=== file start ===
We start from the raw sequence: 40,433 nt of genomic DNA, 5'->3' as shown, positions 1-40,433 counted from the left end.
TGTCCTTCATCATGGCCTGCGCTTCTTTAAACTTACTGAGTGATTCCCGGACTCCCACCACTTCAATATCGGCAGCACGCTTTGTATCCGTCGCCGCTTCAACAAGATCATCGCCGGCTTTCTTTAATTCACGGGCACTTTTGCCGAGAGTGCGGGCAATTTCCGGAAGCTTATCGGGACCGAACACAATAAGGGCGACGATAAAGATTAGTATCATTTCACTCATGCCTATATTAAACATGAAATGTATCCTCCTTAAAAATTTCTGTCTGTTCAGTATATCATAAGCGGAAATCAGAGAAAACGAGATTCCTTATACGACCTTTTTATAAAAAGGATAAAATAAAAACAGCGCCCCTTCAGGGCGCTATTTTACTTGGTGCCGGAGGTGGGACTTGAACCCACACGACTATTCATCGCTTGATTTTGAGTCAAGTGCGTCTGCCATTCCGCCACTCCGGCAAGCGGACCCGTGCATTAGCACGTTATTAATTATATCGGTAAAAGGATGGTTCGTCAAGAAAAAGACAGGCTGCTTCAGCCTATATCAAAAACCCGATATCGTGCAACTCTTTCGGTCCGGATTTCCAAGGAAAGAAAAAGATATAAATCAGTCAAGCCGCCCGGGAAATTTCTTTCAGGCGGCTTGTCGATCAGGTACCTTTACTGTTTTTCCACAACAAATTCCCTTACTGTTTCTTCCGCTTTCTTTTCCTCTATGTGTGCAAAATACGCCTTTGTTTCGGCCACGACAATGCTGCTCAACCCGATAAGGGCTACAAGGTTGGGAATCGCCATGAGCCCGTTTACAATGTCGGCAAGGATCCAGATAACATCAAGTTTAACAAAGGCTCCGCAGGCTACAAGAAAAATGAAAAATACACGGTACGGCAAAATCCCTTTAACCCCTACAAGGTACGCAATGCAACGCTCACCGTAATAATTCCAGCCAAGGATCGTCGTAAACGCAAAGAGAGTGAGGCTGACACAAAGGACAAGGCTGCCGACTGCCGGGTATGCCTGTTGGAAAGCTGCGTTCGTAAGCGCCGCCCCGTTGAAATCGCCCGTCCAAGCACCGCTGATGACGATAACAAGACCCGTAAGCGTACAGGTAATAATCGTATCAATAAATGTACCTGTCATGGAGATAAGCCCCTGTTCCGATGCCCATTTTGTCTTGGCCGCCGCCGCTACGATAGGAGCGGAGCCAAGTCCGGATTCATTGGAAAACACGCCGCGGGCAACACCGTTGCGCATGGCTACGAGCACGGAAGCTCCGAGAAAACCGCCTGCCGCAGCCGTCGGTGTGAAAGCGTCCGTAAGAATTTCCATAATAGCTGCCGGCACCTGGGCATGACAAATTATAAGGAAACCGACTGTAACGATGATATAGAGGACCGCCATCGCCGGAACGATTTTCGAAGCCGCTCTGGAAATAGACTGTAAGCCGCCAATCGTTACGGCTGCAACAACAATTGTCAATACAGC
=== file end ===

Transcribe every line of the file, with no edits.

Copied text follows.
We start from the raw sequence: 40,433 nt of genomic DNA, 5'->3' as shown, positions 1-40,433 counted from the left end.
TGTCCTTCATCATGGCCTGCGCTTCTTTAAACTTACTGAGTGATTCCCGGACTCCCACCACTTCAATATCGGCAGCACGCTTTGTATCCGTCGCCGCTTCAACAAGATCATCGCCGGCTTTCTTTAATTCACGGGCACTTTTGCCGAGAGTGCGGGCAATTTCCGGAAGCTTATCGGGACCGAACACAATAAGGGCGACGATAAAGATTAGTATCATTTCACTCATGCCTATATTAAACATGAAATGTATCCTCCTTAAAAATTTCTGTCTGTTCAGTATATCATAAGCGGAAATCAGAGAAAACGAGATTCCTTATACGACCTTTTTATAAAAAGGATAAAATAAAAACAGCGCCCCTTCAGGGCGCTATTTTACTTGGTGCCGGAGGTGGGACTTGAACCCACACGACTATTCATCGCTTGATTTTGAGTCAAGTGCGTCTGCCATTCCGCCACTCCGGCAAGCGGACCCGTGCATTAGCACGTTATTAATTATATCGGTAAAAGGATGGTTCGTCAAGAAAAAGACAGGCTGCTTCAGCCTATATCAAAAACCCGATATCGTGCAACTCTTTCGGTCCGGATTTCCAAGGAAAGAAAAAGATATAAATCAGTCAAGCCGCCCGGGAAATTTCTTTCAGGCGGCTTGTCGATCAGGTACCTTTACTGTTTTTCCACAACAAATTCCCTTACTGTTTCTTCCGCTTTCTTTTCCTCTATGTGTGCAAAATACGCCTTTGTTTCGGCCACGACAATGCTGCTCAACCCGATAAGGGCTACAAGGTTGGGAATCGCCATGAGCCCGTTTACAATGTCGGCAAGGATCCAGATAACATCAAGTTTAACAAAGGCTCCGCAGGCTACAAGAAAAATGAAAAATACACGGTACGGCAAAATCCCTTTAACCCCTACAAGGTACGCAATGCAACGCTCACCGTAATAATTCCAGCCAAGGATCGTCGTAAACGCAAAGAGAGTGAGGCTGACACAAAGGACAAGGCTGCCGACTGCCGGGTATGCCTGTTGGAAAGCTGCGTTCGTAAGCGCCGCCCCGTTGAAATCGCCCGTCCAAGCACCGCTGATGACGATAACAAGACCCGTAAGCGTACAGGTAATAATCGTATCAATAAATGTACCTGTCATGGAGATAAGCCCCTGTTCCGATGCCCATTTTGTCTTGGCCGCCGCCGCTACGATAGGAGCGGAGCCAAGTCCGGATTCATTGGAAAACACGCCGCGGGCAACACCGTTGCGCATGGCTACGAGCACGGAAGCTCCGAGAAAACCGCCTGCCGCAGCCGTCGGTGTGAAAGCGTCCGTAAGAATTTCCATAATAGCTGCCGGCACCTGGGCATGACAAATTATAAGGAAACCGACTGTAACGATGATATAGAGGACCGCCATCGCCGGAACGATTTTCGAAGCCGCTCTGGAAATAGACTGTAAGCCGCCAATCGTTACGGCTGCAACAACAATTGTCAATACAGC